Former Attorney General Jeff Sessions told a crowd of college students in Massachusetts on Wednesday night that the conclusion of special counsel Robert Mueller's investigation into the Trump campaign and Russia's election interference meant it was time to "get on with the business of America." Sessions, who recused himself from overseeing the investigation in its beginnings, spoke at an event hosted by student Republicans at Amherst College. President Donald Trump's former attorney general, who was fired in November, said Mueller's investigation into Russian interference in U.S. elections was "carried out vigorously and with integrity."
“It's my God-given right to be here,” said one balaclava-clad militia member who gave his name only as Viper. Chafing at the hostile reactions to the militia's actions, he said that he was an Army veteran and that he expected his group, if pushed out, to set up camp in another location along the border. “The guys in Washington say one thing about not wanting us on the ground, but no one from the Border Patrol here has ever told me they don't want our help,” he said, squinting under the midday sun.
The death toll from the Easter Sunday suicide bombing attacks on churches and hotels in Sri Lanka rose to 359, police said on Wednesday without providing any further details. Police spokesman Ruwan Gunasekera released the toll but did not give a breakdown of casualties from the three churches and four hotels hit by suicide bombers. The attacks were claimed on Tuesday by the Islamic State militant group, which said they were carried out by seven attackers but gave no evidence to support the claim.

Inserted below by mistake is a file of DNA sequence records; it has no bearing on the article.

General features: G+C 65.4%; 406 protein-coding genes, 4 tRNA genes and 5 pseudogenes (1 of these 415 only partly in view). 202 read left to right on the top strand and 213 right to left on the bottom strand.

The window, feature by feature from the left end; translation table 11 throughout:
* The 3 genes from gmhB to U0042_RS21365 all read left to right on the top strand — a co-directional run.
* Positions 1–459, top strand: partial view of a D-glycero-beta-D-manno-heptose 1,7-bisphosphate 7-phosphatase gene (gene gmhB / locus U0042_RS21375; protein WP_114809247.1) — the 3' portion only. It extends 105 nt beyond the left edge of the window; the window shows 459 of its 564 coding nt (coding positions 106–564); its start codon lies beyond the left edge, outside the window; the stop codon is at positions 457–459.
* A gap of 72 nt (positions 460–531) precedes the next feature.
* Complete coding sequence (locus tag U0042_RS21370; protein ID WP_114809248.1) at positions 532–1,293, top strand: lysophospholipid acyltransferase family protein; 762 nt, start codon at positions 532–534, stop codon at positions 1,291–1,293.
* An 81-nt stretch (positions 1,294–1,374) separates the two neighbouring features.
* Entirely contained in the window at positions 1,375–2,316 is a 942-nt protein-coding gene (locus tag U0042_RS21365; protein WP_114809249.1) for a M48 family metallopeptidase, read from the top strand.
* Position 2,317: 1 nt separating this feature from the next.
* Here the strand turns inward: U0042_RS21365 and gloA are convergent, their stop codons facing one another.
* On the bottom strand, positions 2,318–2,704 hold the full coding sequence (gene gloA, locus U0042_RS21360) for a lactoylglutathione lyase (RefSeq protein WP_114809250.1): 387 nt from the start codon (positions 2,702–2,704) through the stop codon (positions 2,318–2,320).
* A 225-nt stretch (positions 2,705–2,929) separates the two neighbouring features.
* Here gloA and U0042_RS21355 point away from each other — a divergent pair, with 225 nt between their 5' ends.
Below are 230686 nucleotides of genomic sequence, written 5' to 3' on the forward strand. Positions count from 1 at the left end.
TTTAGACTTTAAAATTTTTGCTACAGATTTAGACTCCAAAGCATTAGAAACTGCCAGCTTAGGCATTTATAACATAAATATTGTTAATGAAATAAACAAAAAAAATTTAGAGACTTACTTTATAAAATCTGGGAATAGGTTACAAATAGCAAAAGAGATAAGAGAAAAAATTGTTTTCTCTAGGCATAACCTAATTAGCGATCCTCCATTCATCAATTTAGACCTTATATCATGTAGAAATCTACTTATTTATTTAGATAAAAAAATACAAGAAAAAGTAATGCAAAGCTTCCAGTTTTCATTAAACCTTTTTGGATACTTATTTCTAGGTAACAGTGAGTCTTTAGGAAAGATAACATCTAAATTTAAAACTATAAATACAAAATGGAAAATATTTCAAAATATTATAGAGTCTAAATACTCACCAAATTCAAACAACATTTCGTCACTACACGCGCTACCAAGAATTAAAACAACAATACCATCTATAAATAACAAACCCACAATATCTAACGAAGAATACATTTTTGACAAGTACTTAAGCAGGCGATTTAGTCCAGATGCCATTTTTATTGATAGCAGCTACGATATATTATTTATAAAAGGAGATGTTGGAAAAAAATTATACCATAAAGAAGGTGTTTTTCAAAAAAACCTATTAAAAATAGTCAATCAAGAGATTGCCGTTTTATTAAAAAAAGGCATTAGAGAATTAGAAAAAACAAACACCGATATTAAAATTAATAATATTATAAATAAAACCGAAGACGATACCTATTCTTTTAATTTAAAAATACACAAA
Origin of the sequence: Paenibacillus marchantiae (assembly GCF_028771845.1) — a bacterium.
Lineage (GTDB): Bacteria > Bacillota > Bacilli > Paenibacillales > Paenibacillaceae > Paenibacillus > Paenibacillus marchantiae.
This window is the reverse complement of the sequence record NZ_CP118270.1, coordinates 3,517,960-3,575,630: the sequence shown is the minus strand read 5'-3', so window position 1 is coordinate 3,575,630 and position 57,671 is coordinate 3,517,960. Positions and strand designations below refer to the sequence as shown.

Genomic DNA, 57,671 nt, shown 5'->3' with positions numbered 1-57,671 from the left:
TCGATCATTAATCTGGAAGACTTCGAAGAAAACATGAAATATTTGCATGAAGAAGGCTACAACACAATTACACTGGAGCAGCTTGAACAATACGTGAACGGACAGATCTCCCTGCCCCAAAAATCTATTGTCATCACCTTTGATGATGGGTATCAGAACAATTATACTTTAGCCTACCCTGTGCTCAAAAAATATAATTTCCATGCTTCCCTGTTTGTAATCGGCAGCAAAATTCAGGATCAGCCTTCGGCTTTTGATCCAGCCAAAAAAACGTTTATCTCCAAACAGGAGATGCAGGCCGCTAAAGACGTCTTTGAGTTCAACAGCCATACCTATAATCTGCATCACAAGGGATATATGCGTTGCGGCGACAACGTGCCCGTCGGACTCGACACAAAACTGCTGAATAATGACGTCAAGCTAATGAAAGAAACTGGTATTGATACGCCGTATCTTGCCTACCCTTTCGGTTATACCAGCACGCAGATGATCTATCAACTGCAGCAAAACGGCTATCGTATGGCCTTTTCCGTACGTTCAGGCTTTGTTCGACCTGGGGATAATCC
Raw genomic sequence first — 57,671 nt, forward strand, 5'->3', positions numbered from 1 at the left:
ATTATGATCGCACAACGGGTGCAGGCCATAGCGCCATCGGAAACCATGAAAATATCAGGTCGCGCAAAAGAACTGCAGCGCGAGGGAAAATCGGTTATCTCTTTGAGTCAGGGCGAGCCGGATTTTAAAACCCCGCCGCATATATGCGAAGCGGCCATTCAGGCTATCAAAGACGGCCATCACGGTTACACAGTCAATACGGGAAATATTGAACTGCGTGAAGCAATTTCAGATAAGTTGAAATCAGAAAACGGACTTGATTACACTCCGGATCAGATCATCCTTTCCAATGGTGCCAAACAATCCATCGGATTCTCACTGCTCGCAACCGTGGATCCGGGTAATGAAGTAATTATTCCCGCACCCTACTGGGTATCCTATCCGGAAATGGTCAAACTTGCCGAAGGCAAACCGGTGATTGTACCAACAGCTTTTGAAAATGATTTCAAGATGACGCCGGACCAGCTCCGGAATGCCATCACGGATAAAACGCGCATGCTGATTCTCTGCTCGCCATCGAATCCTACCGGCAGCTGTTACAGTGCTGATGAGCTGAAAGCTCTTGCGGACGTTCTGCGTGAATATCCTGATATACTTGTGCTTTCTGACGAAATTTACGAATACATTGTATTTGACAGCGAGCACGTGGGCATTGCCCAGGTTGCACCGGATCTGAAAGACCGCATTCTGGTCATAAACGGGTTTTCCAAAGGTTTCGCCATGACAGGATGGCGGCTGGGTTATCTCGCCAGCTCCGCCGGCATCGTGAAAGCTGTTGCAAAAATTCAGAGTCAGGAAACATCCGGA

Two teenage neo-Nazis, linked to a group that called Prince Harry a "race traitor" for marrying Mehgan Markle, are facing jail after admitting terror charges. Polish national, Michal Szewczuk, 19, admitted two counts of encouraging terrorism and five of possessing documents that could be useful to a terrorist, when he appeared at the Old Bailey. The charges relate to a neo-Nazi group called the Sonnenkrieg Division, which posted extreme racist material on the GAB social media platform.
In their CNN town halls Monday night, Democratic presidential candidates Sen. Bernie Sanders and Mayor Pete Buttigieg disagreed on whether current prisoners should be able to vote. Sen. Kamala Harris refused to endorse a plan for expanding the franchise to incarcerated people, but supported voting rights for former prisoners. Sanders was specifically asked about Boston Marathon bomber Dzhokhar Tsarnaev and “those convicted of sexual assault.” What sane person would want them to vote?
A Memphis man was arrested this week and faces deportation after police say he beat a four-month-old to death after learning the child was not his biological son.
That protest represented a watershed moment, the point when student debt went from being a personal problem to a political one, the result of decades of disinvestment in public colleges and universities that turned education into a consumer product instead of a public good. We kicked things off with the Rolling Jubilee fund, a public education campaign that bought and cancelled more than $30m in medical, student debt, payday loans and private probation debts. Then, in 2015, the Debt Collective launched the country's first student debt strike.
NASA's InSight lander has picked up a gentle rumble at Mars, believed to be the first marsquake ever detected. InSight's quake monitor recorded and measured the faint signal April 6, and scientists announced the finding Tuesday. The Paris Institute of Earth Physics' Philippe Lognonne, who's in charge of the experiment, said it's exciting to finally have proof that Mars is still seismically active.